This week, with the help of Hashem, I have reached a personal milestone. I have completed studying all 24 books of Tanach for the first time in my life.
I don’t remember when I officially began, but Chani said she remembers me announcing to her about ten years ago that I felt remiss that I had never learned all of Tanach, and had therefore decided to begin a daily study of it.
It has been a most gratifying and rewarding study. Aside for all the incredible stories in Yehoshua, Shoftim, Shmuel, and M’lachim, I would feel emotionally charged when I learned the prophecies of Y’shayahu and Yirmiyahu. Their chastisement is as beautiful as it was sorrowful, and their prophecies of consolation and of the future glory that awaits us literally tugged at my heart. The incredible wisdom of Shlomo HaMelech in Mishlei and Koheles, the resilience of Daniel, Ezra, and Nechemiah, and the penetrating messages of Iyov were uplifting and penetrating. Learning about the life of David HaMelech, and learning the majestic words of hope and longing throughout Sefer T’hilim was unparalleled. It is something I look forward to each day.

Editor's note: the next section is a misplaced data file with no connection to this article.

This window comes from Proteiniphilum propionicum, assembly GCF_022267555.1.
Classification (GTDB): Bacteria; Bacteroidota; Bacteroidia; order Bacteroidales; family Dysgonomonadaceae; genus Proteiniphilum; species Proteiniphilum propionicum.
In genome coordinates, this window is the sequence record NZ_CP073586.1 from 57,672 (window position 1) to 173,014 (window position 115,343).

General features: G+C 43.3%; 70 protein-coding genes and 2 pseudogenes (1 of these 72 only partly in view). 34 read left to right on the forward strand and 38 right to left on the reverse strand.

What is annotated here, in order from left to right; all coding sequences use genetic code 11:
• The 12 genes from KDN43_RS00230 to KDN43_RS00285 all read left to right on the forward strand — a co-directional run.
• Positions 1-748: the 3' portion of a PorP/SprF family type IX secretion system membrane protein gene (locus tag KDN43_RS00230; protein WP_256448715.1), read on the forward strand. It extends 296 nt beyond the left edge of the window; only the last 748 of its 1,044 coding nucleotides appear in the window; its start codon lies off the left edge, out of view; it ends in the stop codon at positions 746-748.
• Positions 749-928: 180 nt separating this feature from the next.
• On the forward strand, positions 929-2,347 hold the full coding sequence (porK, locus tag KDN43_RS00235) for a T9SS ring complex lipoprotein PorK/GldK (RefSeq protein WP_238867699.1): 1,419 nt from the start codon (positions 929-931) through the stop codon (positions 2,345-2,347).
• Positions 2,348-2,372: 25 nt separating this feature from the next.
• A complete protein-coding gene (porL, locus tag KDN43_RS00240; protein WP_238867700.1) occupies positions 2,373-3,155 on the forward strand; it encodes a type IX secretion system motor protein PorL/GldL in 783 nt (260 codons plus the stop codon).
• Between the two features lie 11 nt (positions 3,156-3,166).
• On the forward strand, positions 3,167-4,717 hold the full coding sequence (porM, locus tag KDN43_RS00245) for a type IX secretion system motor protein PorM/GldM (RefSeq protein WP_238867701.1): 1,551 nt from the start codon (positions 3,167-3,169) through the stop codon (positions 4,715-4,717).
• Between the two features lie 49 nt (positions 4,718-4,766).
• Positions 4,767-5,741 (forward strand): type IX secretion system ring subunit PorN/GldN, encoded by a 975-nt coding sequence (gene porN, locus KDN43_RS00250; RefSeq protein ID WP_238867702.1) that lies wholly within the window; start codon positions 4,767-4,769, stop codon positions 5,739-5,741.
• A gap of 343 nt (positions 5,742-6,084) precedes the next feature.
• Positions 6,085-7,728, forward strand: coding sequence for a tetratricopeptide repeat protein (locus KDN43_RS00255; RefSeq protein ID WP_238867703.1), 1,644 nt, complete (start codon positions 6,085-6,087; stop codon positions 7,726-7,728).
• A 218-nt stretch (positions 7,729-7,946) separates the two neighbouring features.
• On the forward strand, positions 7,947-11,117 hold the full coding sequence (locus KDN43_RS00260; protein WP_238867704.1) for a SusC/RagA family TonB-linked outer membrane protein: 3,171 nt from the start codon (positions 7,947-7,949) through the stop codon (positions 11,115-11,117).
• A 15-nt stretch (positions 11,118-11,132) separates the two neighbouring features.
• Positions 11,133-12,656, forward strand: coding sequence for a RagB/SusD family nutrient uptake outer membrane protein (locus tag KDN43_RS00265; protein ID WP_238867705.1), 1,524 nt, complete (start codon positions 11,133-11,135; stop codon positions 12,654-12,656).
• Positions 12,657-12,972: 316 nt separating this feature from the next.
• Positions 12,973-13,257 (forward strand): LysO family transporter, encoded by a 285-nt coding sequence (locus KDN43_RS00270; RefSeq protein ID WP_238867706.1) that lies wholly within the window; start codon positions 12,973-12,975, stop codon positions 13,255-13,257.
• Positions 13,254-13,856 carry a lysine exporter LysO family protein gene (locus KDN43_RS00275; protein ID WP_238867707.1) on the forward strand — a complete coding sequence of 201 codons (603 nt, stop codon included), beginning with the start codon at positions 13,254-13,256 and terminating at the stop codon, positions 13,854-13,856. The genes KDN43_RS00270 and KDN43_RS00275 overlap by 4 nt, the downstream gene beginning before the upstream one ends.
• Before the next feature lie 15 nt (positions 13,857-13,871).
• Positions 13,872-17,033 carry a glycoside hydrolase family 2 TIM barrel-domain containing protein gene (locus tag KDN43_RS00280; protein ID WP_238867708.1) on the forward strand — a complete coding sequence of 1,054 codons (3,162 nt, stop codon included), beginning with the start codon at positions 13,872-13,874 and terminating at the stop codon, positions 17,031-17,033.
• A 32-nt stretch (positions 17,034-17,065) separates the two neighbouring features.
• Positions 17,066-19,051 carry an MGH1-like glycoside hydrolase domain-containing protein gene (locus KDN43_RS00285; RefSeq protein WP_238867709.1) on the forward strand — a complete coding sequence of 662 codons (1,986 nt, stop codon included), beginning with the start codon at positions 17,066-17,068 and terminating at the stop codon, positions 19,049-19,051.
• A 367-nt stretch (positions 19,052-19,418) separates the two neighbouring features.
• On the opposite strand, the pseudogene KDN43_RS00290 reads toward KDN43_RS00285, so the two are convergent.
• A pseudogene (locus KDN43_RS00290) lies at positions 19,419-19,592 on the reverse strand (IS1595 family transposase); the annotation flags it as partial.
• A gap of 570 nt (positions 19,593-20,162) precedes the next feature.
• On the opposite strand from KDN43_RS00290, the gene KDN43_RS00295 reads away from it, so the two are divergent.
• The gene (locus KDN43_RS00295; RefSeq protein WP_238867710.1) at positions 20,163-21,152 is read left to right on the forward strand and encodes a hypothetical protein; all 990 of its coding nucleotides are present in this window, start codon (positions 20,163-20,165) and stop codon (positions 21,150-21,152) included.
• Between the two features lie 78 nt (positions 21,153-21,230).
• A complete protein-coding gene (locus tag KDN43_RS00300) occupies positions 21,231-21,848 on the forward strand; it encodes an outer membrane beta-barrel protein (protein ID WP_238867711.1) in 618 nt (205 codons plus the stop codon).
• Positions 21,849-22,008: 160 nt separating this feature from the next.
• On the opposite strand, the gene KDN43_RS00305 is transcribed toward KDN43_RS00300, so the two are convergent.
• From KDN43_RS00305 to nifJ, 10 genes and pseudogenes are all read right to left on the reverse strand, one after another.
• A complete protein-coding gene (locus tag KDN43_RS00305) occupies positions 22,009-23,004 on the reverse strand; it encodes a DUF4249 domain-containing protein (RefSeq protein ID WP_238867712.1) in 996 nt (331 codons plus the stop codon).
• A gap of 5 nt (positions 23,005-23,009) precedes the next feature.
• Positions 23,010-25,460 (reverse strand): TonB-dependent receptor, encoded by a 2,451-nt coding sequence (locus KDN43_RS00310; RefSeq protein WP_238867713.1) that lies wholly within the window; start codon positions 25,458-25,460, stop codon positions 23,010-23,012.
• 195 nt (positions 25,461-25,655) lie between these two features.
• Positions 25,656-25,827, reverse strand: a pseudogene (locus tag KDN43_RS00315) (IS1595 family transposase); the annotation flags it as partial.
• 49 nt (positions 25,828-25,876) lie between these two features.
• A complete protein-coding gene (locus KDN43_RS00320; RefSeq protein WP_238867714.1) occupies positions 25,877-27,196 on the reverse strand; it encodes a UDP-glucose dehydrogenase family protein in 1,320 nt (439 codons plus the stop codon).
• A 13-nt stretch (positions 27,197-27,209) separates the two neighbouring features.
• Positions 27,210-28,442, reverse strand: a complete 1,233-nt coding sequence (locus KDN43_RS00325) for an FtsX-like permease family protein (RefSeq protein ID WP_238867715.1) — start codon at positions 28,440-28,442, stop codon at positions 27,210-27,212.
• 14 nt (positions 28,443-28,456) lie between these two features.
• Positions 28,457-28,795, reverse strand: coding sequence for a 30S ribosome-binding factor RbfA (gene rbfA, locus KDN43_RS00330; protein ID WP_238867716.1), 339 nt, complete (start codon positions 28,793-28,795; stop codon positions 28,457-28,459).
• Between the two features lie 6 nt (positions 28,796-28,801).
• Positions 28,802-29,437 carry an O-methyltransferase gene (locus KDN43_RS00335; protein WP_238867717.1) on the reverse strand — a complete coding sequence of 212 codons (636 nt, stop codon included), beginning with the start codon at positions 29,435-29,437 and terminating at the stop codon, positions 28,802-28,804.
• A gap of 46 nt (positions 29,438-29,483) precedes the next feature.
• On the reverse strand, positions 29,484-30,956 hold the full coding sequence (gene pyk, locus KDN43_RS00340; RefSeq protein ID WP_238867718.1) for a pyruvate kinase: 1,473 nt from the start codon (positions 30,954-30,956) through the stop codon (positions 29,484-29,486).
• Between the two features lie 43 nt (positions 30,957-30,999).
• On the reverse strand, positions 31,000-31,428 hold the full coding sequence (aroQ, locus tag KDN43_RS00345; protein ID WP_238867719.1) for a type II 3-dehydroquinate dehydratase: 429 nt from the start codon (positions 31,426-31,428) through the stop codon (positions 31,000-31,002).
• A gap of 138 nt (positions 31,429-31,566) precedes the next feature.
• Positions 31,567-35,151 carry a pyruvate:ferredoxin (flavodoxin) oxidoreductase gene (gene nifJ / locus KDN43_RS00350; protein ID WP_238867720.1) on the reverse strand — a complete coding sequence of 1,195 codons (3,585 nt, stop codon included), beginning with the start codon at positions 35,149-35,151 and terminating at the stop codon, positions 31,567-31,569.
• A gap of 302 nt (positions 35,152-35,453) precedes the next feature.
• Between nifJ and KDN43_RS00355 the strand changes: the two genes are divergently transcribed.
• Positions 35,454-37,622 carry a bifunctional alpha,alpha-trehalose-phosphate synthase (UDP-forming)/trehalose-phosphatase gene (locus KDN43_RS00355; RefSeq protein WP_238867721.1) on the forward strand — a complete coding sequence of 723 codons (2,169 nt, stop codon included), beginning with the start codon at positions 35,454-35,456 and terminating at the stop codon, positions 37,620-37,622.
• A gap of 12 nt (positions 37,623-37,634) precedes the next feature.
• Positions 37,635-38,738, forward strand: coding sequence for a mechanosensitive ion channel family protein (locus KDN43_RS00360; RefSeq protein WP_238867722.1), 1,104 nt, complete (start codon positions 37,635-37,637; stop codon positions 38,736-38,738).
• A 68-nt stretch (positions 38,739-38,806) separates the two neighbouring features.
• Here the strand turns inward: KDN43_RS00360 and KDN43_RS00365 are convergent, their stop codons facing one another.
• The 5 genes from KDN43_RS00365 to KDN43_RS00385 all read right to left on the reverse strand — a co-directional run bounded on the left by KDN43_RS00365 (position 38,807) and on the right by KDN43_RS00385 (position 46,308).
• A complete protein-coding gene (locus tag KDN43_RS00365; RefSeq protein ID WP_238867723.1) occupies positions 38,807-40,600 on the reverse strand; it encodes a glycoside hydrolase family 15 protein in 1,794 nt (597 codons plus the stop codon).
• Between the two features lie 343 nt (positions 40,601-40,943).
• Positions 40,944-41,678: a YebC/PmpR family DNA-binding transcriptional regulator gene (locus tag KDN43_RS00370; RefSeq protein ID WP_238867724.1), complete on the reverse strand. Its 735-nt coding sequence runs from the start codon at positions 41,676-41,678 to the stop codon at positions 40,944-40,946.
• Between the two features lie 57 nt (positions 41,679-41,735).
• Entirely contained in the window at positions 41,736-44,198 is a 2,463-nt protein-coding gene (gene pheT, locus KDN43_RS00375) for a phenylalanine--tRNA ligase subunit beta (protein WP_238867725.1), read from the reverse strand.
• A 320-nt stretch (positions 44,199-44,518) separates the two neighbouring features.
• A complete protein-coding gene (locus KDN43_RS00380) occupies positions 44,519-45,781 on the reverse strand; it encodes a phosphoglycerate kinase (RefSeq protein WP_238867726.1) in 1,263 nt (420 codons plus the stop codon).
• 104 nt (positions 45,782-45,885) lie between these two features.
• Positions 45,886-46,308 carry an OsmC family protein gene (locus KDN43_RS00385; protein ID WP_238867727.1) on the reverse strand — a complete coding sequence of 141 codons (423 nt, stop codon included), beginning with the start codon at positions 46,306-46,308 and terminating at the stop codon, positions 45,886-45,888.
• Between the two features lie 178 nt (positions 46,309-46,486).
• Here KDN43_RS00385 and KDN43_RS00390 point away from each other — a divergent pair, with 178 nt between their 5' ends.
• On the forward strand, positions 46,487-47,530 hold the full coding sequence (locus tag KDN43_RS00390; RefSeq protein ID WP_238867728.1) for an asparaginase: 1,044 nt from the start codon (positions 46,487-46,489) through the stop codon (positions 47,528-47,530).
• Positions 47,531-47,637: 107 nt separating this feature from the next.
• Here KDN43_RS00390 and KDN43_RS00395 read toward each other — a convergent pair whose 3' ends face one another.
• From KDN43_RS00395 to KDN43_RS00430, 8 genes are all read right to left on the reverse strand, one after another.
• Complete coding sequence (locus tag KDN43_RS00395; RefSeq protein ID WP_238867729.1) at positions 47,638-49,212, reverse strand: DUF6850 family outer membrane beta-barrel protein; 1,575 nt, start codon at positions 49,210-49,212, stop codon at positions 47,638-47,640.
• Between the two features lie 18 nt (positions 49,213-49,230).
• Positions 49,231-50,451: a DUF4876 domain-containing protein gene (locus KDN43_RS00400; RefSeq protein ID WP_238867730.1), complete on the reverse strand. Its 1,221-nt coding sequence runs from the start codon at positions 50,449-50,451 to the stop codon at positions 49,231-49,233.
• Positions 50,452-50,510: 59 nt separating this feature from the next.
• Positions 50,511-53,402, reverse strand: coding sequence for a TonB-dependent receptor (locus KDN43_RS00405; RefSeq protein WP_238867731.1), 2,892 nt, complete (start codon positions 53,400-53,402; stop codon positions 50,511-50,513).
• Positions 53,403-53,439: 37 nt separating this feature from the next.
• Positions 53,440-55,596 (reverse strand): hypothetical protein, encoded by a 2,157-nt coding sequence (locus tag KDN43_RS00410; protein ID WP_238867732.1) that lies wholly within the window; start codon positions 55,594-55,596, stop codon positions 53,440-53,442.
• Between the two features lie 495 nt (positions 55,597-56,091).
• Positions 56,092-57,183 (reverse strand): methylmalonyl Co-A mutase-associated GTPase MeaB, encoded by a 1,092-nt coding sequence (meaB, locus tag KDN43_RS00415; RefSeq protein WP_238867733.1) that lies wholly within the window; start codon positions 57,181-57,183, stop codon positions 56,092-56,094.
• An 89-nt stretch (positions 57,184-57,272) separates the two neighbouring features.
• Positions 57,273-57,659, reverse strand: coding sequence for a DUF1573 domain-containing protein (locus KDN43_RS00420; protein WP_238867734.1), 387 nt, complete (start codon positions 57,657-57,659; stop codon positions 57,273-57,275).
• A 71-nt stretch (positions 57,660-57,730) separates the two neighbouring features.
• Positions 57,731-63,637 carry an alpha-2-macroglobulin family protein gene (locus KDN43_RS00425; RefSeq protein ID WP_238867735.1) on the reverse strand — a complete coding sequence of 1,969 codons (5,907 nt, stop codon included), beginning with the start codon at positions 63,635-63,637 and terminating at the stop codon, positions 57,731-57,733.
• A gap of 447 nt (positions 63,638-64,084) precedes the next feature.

I write these words in the hope that, as I begin again with a prayer that I be zocheh to finish it many more times, others may also be inspired to undertake the study of the most basic teachings of our faith.
So, if you see Rabbi Schuster around town, please wish him a mazal tov upon his completing Tanach. And if you see a group of excited teens outside my home, please tell them the party is over.
Rabbi Dani Staum, LMSW, is the Rabbi of Kehillat New Hempstead, as well as a rebbe and the Guidance Counselor at Heichal HaTorah in Teaneck, New Jersey, and Principal at Mesivta Ohr Naftoli of New Windsor. Rabbi Staum is a division head at Camp Dora Golding. He also presents parenting classes based on the acclaimed Love and Logic methods. His email address is email@example.com. His website is www.stamtorah.info.